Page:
Using reliable sterilization packaging is essential to knowing your dental instruments have been thoroughly sterilized every time and to maintaining the sterility of reprocessed items until use.
Saturated steam is the most dependable sterilization method
Once used, dental instruments, devices and equipment become contaminated and must be reprocessed, i.e., sterilized, before they can be safely reused.
According to the CDC, “Of all the methods available for sterilization, moist heat in the form of saturated steam under pressure is the most widely used and the most dependable.”
Steam sterilization is accomplished by placing items inside an autoclave and exposing them to direct steam at the required temperature and pressure for the specified time.
Four parameters of steam sterilization
Steam: The ideal type of steam for sterilization is dry saturated steam and entrained water.
Pressure: Pressure inside the autoclave helps achieve the high temperatures necessary to quickly kill microorganisms.
Temperature: The two most common steam-sterilizing temperatures are 121°C (250°F) and 132°C (270°F). These high temperatures must be maintained for a minimum time period to kill microorganisms.
Time: At constant temperatures, sterilization time varies depending on the type of material of the item to be sterilized (e.g., metal vs. rubber, plastic, items with lumens, etc.), whether the item is wrapped or unwrapped, and the type of sterilizer used. CDC-recognized minimum exposure periods for sterilization of wrapped healthcare supplies are:
The steam cycle is monitored by mechanical, chemical and biological monitors
Steam sterilizers are usually monitored using a printout (or graphically) by measuring temperature, the time at the temperature, and pressure. Typically, chemical indicators are affixed to the outside and incorporated into the sterilization packaging to monitor temperature or time and temperature.
The effectiveness of steam sterilization is monitored with a biological indicator containing spores of Geobacillus stearothermophilus. Positive spore test results are a relatively rare event and can be attributed to operator error, inadequate steam delivery or equipment malfunction.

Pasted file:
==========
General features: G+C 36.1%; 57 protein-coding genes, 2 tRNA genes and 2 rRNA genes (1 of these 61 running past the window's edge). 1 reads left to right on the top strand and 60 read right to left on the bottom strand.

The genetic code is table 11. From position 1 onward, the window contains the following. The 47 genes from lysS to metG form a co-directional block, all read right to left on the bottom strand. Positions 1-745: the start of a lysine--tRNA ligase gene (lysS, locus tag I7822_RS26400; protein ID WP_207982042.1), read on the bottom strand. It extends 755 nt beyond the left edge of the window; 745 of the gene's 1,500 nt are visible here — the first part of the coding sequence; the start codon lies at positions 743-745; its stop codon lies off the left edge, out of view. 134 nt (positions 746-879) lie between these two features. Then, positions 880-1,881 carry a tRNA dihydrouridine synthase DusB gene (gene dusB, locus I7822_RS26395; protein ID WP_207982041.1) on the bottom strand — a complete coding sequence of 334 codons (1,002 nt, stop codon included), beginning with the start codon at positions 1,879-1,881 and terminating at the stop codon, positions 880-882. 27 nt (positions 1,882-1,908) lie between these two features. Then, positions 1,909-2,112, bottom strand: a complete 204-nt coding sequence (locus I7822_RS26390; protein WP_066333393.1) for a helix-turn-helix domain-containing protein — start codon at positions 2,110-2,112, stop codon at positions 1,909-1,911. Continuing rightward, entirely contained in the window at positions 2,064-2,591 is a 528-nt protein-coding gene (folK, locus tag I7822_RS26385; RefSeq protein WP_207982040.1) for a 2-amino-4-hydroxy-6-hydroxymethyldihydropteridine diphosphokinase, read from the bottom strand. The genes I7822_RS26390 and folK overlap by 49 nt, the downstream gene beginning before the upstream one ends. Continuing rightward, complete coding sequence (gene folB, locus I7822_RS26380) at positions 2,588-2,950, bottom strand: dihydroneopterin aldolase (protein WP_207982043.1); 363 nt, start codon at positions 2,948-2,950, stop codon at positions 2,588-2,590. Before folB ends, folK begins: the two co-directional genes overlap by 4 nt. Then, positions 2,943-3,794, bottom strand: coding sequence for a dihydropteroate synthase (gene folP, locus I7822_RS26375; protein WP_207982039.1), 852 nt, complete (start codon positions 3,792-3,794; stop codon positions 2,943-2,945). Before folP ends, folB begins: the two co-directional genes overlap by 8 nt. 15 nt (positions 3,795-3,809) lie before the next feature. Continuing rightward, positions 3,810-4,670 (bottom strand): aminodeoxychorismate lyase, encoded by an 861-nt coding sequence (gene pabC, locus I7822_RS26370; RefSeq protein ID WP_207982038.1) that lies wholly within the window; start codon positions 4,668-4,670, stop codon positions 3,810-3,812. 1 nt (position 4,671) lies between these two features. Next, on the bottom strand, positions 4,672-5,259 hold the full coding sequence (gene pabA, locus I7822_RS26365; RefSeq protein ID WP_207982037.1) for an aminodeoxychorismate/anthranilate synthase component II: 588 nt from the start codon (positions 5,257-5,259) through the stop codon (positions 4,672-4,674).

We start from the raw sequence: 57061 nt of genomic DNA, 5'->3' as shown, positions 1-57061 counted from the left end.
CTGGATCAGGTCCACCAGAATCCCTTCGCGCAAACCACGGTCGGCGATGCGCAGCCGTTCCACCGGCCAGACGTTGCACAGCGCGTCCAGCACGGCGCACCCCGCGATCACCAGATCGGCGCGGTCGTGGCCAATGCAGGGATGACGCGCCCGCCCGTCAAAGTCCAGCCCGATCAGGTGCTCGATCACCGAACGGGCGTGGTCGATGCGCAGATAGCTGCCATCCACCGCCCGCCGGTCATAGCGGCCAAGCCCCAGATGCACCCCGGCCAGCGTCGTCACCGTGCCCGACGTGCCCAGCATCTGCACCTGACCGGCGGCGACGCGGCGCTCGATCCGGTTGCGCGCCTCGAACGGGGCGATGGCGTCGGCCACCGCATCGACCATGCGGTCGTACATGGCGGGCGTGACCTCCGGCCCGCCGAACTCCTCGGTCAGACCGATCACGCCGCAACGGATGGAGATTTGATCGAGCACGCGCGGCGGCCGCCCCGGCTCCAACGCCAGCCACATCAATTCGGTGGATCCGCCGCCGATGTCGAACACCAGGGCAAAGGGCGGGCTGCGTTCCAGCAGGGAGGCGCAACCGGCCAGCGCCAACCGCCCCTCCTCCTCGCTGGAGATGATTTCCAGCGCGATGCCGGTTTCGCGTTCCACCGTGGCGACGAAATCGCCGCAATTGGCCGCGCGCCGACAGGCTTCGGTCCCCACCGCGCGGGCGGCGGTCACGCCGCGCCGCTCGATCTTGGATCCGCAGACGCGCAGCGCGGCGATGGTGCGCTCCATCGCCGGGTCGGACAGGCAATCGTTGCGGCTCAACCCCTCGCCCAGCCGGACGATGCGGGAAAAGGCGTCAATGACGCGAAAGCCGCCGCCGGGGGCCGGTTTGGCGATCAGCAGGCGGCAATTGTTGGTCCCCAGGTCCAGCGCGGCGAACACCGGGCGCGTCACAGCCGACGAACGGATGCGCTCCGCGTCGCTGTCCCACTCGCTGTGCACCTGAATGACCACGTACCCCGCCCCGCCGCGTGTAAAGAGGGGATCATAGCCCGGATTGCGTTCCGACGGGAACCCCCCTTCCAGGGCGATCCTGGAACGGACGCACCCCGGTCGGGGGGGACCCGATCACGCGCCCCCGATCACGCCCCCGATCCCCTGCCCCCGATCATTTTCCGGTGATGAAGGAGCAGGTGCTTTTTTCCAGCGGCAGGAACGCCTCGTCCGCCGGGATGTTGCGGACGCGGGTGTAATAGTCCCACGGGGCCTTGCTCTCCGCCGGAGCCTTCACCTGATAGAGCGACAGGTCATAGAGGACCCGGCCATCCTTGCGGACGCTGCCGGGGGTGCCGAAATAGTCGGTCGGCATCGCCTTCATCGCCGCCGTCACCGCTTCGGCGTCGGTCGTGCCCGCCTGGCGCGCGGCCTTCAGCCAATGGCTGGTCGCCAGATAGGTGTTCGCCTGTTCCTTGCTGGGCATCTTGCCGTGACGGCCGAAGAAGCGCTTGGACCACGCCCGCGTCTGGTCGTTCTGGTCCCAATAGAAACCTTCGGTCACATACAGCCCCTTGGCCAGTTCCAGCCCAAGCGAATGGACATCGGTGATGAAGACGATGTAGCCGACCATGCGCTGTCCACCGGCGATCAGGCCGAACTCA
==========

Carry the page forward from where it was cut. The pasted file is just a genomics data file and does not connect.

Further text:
Once sterilized, item sterility must be maintained until use
Dental offices have several packaging options for maintaining the sterility of reprocessed items:
Regardless of which option is used, the packaging material must allow penetration of the sterilant, provide protection against contact contamination during handling, provide an effective barrier to microbial penetration, and maintain the sterility of the processed item after sterilization.
Sterilization packaging selection criteria
Ideally, sterilization packaging should be selected based on the following criteria:
Additional Sterilization Requirements
For dental offices, effective sterilization is essential to patient safety. But there is more to ensuring patient safety than effective sterilization processes and quality sterilization packaging:
Medicom sterilization products
Medicom self-sealing sterilization pouches, CSR wraps and sterilization reels provide dental offices with the confidence that comes from knowing that dental instruments have been thoroughly sterilized.
Medicom SafeSeal® Quattro self-sealing sterilization pouches are crafted in our own state-of-the-art manufacturing facilities. They are mechanically sealed using TruePress™ technology, which fuses the proprietary blue-tinted film to high-grade medical paper to form a perfect bond that ensures a leak-proof seal that protects the integrity of your instruments.
Medicom SafeSeal Quattro sterilization pouches confirm sterilization parameters − time, temperature and steam/EO − with internal and external multi-variable process indicators printed directly on the pouch.
For more information about Medicom sterilization products, visit our website.
Important: Sterilization pouches, wrap and reels are intended for single use only and should always be inspected prior to use.
2. Association for the Advancement of Medical Instrumentation. Steam sterilization and sterility assurance in health care facilities. ANSI/AAMI ST46. Arlington, VA, 2002:ANSI/AAMI ST46:2002.
3. Association for the Advancement of Medical Instrumentation. Comprehensive guide to steam sterilization and sterility assurance in health care facilities, ANSI/AAMI ST79. 2006.
4. Gurevich I, Jacobsen E, Cunha BA. Pseudoautoclave failure caused by differences in spore test steam sensitivities. Am. J. Infect. Control 1996;24:402-4
5. Bryce EA, Roberts FJ, Clements B, MacLean S. When the biological indicator is positive: investigating autoclave failures. Infect. Control Hosp. Epidemiol. 1997;18:654-6.
6. Dunkelberg H, Fleitmann-Glende F. Measurement of the microbial barrier effectiveness of sterilization containers in terms of the log reduction value for the prevention of nosocomial infections. Am. J. Infect. Control 2006;34:285-9.